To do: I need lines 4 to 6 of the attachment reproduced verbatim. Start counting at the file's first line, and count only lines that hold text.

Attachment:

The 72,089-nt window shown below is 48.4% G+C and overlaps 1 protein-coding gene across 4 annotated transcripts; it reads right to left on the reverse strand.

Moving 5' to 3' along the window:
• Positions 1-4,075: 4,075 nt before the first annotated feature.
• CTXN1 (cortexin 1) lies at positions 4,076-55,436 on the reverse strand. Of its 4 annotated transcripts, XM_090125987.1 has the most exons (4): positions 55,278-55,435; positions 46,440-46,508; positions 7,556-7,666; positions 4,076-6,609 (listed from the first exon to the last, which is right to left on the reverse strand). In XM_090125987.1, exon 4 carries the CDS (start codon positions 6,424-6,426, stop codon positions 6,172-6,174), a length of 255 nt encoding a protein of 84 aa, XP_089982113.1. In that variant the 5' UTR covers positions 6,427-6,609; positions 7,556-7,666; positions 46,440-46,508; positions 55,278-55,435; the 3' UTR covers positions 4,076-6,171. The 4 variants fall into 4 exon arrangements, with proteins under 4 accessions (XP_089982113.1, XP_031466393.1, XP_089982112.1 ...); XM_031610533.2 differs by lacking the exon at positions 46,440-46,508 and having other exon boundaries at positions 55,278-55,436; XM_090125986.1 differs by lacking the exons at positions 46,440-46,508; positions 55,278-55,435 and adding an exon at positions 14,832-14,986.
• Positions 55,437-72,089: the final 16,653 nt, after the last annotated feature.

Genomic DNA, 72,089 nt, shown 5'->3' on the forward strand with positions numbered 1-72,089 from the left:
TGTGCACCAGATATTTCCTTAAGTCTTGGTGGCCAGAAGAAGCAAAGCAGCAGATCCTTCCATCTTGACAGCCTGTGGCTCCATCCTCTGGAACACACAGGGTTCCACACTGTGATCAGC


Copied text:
• CTXN1 (cortexin 1) lies at positions 4,076-55,436 on the reverse strand. Of its 4 annotated transcripts, XM_090125987.1 has the most exons (4): positions 55,278-55,435; positions 46,440-46,508; positions 7,556-7,666; positions 4,076-6,609 (listed from the first exon to the last, which is right to left on the reverse strand). In XM_090125987.1, exon 4 carries the CDS (start codon positions 6,424-6,426, stop codon positions 6,172-6,174), a length of 255 nt encoding a protein of 84 aa, XP_089982113.1. In that variant the 5' UTR covers positions 6,427-6,609; positions 7,556-7,666; positions 46,440-46,508; positions 55,278-55,435; the 3' UTR covers positions 4,076-6,171. The 4 variants fall into 4 exon arrangements, with proteins under 4 accessions (XP_089982113.1, XP_031466393.1, XP_089982112.1 ...); XM_031610533.2 differs by lacking the exon at positions 46,440-46,508 and having other exon boundaries at positions 55,278-55,436; XM_090125986.1 differs by lacking the exons at positions 46,440-46,508; positions 55,278-55,435 and adding an exon at positions 14,832-14,986.
• Positions 55,437-72,089: the final 16,653 nt, after the last annotated feature.

Genomic DNA, 72,089 nt, shown 5'->3' on the forward strand with positions numbered 1-72,089 from the left: